doctorow — 2014-03-21T23:02:32-04:00 — #1
ldobe — 2014-03-21T23:32:51-04:00 — #2
That kind of phrasing should disqualify this ass-hat AG from bringing charges. If he claims he can't understand the nature of the alleged criminal action, then how can he possibly justify his charges?
jim_r — 2014-03-21T23:37:11-04:00 — #3
Well, if the AG doesn't understand, then it's just like if Weev pointed the Calutron at the Sun and caused a suernova, isn't it?
(yes, I was just looking at the Girls of WWII operating the calutrons at Oak Ridge)
samthebutcher — 2014-03-21T23:42:10-04:00 — #4
Reading the source and seeing the context makes this far less dramatic. It's a habit I encourage, but it can make you a bit suspicious of the middleman...
phasmafelis — 2014-03-21T23:46:09-04:00 — #5
A reminder, again and I'm sure not for the last time: Weev is absolute human scum and I don't know why he wasn't in prison already for repeated criminal harassment, death/rape threats, etc. (Well, I do know, it's because none of his victims want to risk pressing charges and attracting his and his friends' attention again.) The hammer was dropped on him for this AT&T business because he needs to be put away and this is the only thing they could pin on him, kinda like Al Capone going down for tax evasion.
If you feel like it sets a terrible precedent to twist the law like that, that's fair, and you're in good company--at least one of Weev's victims feels the same way. But let's remember that this is at best a matter of good law, principle, and precedent, not the big bad government scheming to ruin a poor innocent hacker. Aaron Swartz he ain't.
boundegar — 2014-03-22T00:08:14-04:00 — #6
See? What did I tell you? If you're not terrified then you hate freedom! And blow up nuclear plants too! Freedom plants!
noahdjango — 2014-03-22T01:49:58-04:00 — #8
I appreciate this perspective, and I have no issue asserting that weev is an asshole. but, Capone withheld declaring income from the IRS, which is an actual law. This was proved in court, and the judge nailed him. If they want to put weev away on a sidereal type of infraction, that's great. But going to a webpage without hacking anything to go there, and then analyzing the info posted therein isn't--or at least shouldn't be--illegal. I have no interest in internet usage becoming illegal. I'd much rather see weev released than see precedent set for prosecuting someone because oligarchs can't be bothered to secure their business properly.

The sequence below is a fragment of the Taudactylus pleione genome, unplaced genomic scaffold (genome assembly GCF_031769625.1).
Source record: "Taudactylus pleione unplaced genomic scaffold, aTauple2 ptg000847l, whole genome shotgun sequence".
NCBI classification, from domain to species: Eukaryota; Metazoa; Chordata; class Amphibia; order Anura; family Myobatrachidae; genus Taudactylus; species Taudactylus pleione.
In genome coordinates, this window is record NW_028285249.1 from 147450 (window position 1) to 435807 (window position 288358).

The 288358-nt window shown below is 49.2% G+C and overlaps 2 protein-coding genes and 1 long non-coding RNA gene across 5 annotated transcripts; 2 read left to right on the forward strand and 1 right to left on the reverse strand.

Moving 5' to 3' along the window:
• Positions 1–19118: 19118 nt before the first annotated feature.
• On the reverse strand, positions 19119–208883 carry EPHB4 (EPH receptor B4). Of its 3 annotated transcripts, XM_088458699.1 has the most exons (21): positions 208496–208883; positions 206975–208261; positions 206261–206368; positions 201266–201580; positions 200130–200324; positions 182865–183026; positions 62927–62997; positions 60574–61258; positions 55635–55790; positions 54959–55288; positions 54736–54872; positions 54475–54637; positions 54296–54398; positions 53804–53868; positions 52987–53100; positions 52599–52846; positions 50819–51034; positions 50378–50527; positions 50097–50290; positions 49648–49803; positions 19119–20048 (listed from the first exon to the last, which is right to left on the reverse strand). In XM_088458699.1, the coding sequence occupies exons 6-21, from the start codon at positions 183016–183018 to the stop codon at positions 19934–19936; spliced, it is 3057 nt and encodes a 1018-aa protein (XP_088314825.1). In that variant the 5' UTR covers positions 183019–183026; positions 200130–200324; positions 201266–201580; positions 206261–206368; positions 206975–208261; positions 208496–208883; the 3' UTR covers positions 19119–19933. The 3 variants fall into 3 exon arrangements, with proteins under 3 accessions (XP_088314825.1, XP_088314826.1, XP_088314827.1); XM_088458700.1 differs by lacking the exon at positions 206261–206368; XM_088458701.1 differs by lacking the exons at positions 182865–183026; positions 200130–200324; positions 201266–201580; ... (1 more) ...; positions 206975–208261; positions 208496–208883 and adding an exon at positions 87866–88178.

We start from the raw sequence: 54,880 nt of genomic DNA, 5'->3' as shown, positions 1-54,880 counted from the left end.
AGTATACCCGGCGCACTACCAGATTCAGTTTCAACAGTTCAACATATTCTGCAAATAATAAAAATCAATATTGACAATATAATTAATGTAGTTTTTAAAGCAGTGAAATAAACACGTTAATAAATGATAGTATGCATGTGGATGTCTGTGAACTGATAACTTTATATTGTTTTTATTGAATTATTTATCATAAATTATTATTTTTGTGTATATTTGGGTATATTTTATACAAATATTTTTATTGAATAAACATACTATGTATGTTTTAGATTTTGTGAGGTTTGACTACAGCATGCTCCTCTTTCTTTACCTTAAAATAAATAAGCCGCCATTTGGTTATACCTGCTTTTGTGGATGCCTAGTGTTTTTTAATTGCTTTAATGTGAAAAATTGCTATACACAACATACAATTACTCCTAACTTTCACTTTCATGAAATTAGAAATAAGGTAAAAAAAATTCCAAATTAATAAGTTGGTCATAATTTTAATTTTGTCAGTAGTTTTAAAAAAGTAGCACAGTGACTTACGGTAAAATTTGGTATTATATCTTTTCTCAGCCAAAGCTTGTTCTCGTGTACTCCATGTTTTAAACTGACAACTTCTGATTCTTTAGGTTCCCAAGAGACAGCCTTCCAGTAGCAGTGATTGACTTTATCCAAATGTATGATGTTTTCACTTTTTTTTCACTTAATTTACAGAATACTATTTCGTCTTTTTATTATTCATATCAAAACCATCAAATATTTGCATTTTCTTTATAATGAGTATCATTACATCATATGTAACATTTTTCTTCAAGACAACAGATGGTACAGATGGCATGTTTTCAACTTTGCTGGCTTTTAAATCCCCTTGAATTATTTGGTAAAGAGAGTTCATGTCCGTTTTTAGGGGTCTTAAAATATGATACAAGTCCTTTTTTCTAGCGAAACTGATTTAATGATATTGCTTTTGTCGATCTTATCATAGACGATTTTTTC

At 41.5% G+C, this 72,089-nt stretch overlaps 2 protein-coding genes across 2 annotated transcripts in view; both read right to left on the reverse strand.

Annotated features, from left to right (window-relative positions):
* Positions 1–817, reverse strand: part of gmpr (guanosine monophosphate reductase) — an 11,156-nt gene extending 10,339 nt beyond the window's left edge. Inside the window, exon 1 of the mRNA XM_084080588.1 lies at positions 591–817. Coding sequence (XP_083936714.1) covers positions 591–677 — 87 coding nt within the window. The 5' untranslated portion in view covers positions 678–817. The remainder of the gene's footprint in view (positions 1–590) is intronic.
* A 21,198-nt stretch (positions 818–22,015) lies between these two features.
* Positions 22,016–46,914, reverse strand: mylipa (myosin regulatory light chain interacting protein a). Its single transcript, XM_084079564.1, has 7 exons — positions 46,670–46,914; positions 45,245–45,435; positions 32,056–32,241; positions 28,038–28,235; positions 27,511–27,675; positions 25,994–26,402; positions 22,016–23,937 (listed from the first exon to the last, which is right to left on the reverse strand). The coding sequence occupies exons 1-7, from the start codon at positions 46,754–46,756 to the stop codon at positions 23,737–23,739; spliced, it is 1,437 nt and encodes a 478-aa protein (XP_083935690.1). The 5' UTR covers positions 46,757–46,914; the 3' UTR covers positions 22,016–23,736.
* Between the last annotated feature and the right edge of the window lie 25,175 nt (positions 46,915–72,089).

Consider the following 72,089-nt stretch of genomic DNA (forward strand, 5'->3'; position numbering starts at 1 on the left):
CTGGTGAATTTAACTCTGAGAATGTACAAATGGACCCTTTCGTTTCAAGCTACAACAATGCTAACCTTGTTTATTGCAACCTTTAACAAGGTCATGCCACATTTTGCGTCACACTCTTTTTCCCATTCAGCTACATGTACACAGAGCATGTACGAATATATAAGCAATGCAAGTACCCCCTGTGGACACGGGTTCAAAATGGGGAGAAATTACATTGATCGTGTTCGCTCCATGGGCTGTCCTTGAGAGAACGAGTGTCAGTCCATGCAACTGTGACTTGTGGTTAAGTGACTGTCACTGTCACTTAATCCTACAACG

doctorow — 2014-03-22T02:28:24-04:00 — #9
Al Capone going down for tax-evasion didn't require the AG inventing a novel theory of tax-evasion that would have criminalized millions of law-abiding people, and getting a judge to agree with that theory.
Weev does indeed seem to be pretty terrible, but the comparison between the tax-related charges against Capone and the AG's theory of CFAA is not apt.
The AG's theory is that clicking a link, or changing a URL in your browser-bar, is a federal crime for which you should do many, many years' hard time, if what you find after you change the URL or click the link is embarrassing to a big company.
I'll stipulate for the sake of argument that weev may be a criminal, but this is not his crime, and creating jurispridence that makes it into a crime puts people like Aaron Swartz -- and many others, including you and me -- at risk.
What it would do is create enormous prosecutorial discretion: it would turn most Internet users into presumptive criminals. That means if there's someone that the prosecutor didn't like for other reasons, he would be able to threaten his targets with harsh charges and long sentences unless she took a plea (>97% of federal indictments end in a guilty plea).